1) taken concrete steps toward energy self-sufficiency?
    2) taken concrete steps toward food and water security and safety?
    3) exercised leadership in mitigating the causes of climate change or laid plans to deal with disruptions and dislocations of major coastal populations?
    4) begun building the transportaion and energry infrastructure of the next 50 years?
    5) taken steps to moderate and control the costs of higher education and health care?

    Two years ago, author/journalist T.R. Reid was in town with his book on health care around the world. I heard him speak. He had personally met with Sen. Max Baucus and all 16 members of the Senate committee working on health care reform. He gave them choices and options. But the words of one member were these: “If we do this, or attempt to do this, the campaign dollars will dry up.” One by one, they all backed away from doing the right thing. The Senators feared being lynched by their own parties for loss ofcampaign dollars only because they were not in greater fear of people demanding action. The very scale of campaign dollars at work poisoned the public discourse about the cost of health care and realistic solutions with known track records in other industiralized economies.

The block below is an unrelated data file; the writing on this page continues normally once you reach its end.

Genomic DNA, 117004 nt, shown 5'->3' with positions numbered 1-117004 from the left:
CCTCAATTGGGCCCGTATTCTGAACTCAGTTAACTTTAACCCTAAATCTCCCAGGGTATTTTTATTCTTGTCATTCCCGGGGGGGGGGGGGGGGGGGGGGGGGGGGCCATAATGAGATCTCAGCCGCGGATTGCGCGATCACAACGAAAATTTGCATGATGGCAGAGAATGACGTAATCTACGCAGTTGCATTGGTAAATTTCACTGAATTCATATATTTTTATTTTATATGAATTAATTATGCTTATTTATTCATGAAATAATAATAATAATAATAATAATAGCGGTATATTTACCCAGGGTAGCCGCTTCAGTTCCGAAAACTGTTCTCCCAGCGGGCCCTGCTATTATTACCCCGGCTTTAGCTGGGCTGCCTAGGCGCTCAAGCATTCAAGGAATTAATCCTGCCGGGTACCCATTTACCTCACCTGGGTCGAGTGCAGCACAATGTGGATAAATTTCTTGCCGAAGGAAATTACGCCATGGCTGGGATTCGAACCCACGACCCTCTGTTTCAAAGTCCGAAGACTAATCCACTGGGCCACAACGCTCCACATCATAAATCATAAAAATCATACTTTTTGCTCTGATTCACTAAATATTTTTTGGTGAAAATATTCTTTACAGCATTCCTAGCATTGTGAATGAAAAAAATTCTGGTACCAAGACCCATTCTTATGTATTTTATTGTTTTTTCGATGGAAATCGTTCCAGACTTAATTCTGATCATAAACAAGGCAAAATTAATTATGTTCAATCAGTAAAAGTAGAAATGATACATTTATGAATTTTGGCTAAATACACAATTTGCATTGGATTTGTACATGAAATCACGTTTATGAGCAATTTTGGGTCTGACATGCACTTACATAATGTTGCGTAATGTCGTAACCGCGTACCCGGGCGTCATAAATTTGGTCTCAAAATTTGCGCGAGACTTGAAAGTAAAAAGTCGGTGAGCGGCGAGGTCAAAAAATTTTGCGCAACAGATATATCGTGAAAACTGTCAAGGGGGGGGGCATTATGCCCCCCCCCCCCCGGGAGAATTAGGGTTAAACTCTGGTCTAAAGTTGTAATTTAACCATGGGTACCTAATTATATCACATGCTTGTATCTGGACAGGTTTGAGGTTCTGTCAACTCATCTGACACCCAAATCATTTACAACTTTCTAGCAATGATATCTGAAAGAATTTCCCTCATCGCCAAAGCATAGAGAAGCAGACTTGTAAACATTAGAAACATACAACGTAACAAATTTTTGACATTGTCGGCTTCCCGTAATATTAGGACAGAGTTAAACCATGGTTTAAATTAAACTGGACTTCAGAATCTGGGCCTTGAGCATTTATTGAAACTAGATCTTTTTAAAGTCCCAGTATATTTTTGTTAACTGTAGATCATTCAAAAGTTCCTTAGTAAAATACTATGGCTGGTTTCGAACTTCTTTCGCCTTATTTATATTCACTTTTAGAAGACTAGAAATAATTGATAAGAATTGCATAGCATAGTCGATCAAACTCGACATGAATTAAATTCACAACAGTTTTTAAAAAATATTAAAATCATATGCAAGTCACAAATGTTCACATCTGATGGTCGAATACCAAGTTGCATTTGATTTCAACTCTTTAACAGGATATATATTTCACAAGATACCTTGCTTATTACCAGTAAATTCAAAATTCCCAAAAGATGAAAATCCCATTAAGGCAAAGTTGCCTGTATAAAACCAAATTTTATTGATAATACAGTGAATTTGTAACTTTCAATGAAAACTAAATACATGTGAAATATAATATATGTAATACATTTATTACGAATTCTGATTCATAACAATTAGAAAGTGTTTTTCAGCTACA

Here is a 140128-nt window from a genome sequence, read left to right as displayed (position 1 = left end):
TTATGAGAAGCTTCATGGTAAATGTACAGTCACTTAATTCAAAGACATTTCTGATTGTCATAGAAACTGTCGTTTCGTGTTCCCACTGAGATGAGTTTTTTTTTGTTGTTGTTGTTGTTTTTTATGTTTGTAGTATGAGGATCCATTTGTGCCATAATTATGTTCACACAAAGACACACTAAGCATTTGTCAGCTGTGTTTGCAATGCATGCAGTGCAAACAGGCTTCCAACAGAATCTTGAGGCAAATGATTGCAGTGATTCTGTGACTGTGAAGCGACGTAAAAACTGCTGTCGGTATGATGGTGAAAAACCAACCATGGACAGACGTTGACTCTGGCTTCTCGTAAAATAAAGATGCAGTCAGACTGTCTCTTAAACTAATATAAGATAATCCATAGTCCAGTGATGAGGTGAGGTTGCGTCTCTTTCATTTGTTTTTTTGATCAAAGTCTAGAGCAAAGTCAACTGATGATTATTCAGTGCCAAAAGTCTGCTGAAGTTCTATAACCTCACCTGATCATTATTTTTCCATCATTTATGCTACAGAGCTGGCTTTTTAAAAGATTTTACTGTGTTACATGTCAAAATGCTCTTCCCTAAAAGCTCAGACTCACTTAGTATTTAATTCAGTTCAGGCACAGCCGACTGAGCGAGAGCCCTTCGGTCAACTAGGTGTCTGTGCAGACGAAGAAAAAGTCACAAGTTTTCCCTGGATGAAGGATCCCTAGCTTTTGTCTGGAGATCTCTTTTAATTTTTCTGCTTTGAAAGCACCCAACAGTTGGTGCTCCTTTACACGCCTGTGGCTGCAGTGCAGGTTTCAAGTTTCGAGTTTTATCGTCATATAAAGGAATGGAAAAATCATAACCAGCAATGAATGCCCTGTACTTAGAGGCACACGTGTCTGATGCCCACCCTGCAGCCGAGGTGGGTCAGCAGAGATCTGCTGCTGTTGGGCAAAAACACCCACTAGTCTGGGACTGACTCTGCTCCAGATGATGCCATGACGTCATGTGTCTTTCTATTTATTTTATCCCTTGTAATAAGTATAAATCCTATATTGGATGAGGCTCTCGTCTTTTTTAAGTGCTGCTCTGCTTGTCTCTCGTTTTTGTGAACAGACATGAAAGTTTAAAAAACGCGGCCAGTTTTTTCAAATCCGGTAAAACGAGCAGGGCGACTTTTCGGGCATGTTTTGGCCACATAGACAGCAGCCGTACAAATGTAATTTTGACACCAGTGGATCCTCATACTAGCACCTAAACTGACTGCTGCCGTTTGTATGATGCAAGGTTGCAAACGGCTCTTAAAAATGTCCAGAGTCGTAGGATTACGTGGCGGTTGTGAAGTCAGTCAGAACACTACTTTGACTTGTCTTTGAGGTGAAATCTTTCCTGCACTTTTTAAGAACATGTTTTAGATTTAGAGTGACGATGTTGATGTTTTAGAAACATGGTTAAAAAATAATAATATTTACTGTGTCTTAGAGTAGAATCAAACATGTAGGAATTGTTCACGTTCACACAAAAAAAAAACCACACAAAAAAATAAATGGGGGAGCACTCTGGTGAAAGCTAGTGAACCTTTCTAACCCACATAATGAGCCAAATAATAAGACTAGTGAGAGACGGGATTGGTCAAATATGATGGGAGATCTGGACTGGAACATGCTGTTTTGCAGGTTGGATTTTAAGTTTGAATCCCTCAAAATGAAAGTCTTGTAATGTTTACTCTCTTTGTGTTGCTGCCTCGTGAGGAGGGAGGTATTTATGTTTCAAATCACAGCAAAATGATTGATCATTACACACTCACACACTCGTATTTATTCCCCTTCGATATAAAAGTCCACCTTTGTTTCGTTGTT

I concur. Occupy Congress will be the only effective tactic. but first, young people (and a few older ones) will have to care enough and be informed enough to do so.

  • Steve T.


    Amen to the post and also Roger’s response. As they say, its the money. But money as connected to the triplets of power, prestige, and possession. And the Occupiers are there for the working stiff cops as well … yet those standing on the side of immoral power always have a choice – “Where will I stand?” They made their choice at UC-Davis and rightfully deserve condemnation and scorn.

    Blessed are those who are persecuted …